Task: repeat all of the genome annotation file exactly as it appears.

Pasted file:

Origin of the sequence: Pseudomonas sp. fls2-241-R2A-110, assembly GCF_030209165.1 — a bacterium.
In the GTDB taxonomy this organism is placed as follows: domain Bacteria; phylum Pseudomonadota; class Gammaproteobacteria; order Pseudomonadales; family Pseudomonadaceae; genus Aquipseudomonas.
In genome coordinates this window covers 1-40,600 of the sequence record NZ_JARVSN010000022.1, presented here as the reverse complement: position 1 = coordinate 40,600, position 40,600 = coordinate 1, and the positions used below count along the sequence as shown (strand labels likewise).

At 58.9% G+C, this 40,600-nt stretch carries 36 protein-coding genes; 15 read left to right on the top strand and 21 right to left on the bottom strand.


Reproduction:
Origin of the sequence: Pseudomonas sp. fls2-241-R2A-110, assembly GCF_030209165.1 — a bacterium.
In the GTDB taxonomy this organism is placed as follows: domain Bacteria; phylum Pseudomonadota; class Gammaproteobacteria; order Pseudomonadales; family Pseudomonadaceae; genus Aquipseudomonas.
In genome coordinates this window covers 1-40,600 of the sequence record NZ_JARVSN010000022.1, presented here as the reverse complement: position 1 = coordinate 40,600, position 40,600 = coordinate 1, and the positions used below count along the sequence as shown (strand labels likewise).

At 58.9% G+C, this 40,600-nt stretch carries 36 protein-coding genes; 15 read left to right on the top strand and 21 right to left on the bottom strand.